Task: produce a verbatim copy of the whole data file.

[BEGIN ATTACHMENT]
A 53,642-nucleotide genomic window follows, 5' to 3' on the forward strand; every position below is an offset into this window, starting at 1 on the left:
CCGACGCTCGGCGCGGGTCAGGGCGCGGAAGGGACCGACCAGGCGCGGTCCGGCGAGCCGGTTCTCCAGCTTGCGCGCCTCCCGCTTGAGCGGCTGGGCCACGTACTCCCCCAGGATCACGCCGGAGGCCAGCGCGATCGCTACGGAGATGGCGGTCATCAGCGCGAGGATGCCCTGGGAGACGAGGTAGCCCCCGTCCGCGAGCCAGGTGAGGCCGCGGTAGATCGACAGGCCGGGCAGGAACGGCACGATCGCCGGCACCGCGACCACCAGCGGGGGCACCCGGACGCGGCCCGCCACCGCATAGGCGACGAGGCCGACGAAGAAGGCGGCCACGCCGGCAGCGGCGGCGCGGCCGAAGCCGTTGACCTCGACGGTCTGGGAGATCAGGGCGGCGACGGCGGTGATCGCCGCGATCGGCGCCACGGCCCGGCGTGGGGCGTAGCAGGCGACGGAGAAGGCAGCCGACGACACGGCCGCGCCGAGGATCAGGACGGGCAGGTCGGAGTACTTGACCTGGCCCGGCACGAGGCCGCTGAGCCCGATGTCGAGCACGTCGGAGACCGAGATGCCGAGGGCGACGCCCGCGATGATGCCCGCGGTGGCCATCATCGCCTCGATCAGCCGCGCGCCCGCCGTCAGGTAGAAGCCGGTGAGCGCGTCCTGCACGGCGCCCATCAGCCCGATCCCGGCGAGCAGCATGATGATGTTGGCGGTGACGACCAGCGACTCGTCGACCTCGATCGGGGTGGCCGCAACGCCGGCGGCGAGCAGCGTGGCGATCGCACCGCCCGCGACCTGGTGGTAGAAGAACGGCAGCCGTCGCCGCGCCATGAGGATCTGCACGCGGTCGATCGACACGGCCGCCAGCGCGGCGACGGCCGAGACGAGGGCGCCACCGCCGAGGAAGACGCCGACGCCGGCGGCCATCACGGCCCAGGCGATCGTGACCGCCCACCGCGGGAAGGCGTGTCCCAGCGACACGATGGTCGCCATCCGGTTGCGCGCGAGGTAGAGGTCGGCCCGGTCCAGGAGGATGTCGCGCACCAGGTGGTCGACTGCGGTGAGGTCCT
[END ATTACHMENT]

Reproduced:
A 53,642-nucleotide genomic window follows, 5' to 3' on the forward strand; every position below is an offset into this window, starting at 1 on the left:
CCGACGCTCGGCGCGGGTCAGGGCGCGGAAGGGACCGACCAGGCGCGGTCCGGCGAGCCGGTTCTCCAGCTTGCGCGCCTCCCGCTTGAGCGGCTGGGCCACGTACTCCCCCAGGATCACGCCGGAGGCCAGCGCGATCGCTACGGAGATGGCGGTCATCAGCGCGAGGATGCCCTGGGAGACGAGGTAGCCCCCGTCCGCGAGCCAGGTGAGGCCGCGGTAGATCGACAGGCCGGGCAGGAACGGCACGATCGCCGGCACCGCGACCACCAGCGGGGGCACCCGGACGCGGCCCGCCACCGCATAGGCGACGAGGCCGACGAAGAAGGCGGCCACGCCGGCAGCGGCGGCGCGGCCGAAGCCGTTGACCTCGACGGTCTGGGAGATCAGGGCGGCGACGGCGGTGATCGCCGCGATCGGCGCCACGGCCCGGCGTGGGGCGTAGCAGGCGACGGAGAAGGCAGCCGACGACACGGCCGCGCCGAGGATCAGGACGGGCAGGTCGGAGTACTTGACCTGGCCCGGCACGAGGCCGCTGAGCCCGATGTCGAGCACGTCGGAGACCGAGATGCCGAGGGCGACGCCCGCGATGATGCCCGCGGTGGCCATCATCGCCTCGATCAGCCGCGCGCCCGCCGTCAGGTAGAAGCCGGTGAGCGCGTCCTGCACGGCGCCCATCAGCCCGATCCCGGCGAGCAGCATGATGATGTTGGCGGTGACGACCAGCGACTCGTCGACCTCGATCGGGGTGGCCGCAACGCCGGCGGCGAGCAGCGTGGCGATCGCACCGCCCGCGACCTGGTGGTAGAAGAACGGCAGCCGTCGCCGCGCCATGAGGATCTGCACGCGGTCGATCGACACGGCCGCCAGCGCGGCGACGGCCGAGACGAGGGCGCCACCGCCGAGGAAGACGCCGACGCCGGCGGCCATCACGGCCCAGGCGATCGTGACCGCCCACCGCGGGAAGGCGTGTCCCAGCGACACGATGGTCGCCATCCGGTTGCGCGCGAGGTAGAGGTCGGCCCGGTCCAGGAGGATGTCGCGCACCAGGTGGTCGACTGCGGTGAGGTCCT